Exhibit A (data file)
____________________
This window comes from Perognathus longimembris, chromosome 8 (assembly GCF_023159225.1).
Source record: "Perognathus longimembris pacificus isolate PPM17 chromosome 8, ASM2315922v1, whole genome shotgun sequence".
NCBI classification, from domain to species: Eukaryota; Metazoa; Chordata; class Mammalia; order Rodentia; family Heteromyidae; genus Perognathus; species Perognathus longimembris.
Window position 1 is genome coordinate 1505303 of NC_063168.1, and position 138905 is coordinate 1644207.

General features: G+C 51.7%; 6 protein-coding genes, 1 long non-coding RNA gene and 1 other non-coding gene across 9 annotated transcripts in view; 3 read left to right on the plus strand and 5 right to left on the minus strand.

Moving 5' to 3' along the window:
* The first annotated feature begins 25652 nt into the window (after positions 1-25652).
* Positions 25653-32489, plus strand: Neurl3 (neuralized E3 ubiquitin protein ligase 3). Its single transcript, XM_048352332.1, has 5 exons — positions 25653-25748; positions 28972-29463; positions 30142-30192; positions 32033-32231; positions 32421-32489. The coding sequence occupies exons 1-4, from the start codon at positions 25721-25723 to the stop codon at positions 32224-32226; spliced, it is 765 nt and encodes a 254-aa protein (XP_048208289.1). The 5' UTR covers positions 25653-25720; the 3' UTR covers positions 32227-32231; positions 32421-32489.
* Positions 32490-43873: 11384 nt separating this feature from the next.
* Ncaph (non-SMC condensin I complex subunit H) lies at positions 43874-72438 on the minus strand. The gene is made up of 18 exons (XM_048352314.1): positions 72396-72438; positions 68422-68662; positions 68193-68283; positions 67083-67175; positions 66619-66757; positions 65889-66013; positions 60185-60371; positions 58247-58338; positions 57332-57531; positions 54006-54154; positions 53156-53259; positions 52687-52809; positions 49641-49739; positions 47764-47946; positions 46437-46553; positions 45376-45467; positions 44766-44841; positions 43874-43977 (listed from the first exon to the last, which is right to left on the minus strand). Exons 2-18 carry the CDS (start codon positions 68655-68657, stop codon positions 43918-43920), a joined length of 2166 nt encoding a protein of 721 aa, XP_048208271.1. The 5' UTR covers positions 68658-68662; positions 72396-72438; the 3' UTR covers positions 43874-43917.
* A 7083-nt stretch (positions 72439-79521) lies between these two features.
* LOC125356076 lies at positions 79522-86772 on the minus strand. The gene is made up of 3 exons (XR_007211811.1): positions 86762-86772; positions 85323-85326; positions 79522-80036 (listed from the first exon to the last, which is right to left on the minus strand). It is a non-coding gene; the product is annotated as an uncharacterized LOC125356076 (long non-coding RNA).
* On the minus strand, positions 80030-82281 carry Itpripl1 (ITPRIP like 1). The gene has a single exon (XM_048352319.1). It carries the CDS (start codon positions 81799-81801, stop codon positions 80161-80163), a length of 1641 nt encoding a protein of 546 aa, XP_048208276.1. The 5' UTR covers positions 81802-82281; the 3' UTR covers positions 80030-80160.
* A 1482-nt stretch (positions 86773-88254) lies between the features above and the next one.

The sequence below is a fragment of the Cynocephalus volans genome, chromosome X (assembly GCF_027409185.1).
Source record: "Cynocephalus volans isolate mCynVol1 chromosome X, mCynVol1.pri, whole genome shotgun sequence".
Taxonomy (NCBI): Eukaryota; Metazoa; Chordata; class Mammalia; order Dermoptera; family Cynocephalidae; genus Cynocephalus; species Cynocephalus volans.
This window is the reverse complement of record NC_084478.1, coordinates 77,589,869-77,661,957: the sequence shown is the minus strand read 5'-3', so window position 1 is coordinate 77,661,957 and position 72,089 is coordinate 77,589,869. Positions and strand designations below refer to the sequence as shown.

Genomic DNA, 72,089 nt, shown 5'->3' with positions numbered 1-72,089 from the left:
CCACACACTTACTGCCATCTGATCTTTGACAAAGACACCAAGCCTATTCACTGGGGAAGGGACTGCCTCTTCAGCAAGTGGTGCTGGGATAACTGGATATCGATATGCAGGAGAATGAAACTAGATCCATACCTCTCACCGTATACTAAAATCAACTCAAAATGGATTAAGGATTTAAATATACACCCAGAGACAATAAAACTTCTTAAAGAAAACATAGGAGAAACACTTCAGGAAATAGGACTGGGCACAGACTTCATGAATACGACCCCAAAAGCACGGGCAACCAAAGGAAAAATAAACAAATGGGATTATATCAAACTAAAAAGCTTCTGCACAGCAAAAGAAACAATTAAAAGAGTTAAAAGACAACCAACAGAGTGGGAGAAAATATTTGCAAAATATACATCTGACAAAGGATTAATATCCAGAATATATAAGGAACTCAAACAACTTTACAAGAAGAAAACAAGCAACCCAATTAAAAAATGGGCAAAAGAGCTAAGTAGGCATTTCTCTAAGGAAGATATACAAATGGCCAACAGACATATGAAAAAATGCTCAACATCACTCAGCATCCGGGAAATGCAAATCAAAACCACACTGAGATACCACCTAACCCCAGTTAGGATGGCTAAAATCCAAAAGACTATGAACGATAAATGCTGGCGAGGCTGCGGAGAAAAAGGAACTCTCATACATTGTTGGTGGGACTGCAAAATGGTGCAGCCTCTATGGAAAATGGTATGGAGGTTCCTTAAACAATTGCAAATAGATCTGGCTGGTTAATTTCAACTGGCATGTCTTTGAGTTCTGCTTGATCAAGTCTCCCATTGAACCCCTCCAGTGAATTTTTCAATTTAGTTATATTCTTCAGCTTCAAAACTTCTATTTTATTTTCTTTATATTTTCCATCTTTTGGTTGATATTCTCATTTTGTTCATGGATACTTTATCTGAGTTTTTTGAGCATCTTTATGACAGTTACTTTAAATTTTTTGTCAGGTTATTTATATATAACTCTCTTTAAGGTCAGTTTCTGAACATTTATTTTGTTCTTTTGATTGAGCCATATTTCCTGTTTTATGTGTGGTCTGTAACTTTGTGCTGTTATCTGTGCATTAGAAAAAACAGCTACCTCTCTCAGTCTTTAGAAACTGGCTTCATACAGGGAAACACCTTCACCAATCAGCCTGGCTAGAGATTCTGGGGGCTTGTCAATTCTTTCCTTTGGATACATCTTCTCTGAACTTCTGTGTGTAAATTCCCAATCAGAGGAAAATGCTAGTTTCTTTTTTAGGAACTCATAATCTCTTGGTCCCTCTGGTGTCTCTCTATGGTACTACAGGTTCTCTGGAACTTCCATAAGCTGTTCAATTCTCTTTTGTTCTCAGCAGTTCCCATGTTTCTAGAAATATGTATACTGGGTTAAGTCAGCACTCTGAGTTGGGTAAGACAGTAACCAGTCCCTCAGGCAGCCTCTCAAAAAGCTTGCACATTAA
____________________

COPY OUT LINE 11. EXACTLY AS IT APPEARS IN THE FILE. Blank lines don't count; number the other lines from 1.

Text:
* A 7083-nt stretch (positions 72439-79521) lies between these two features.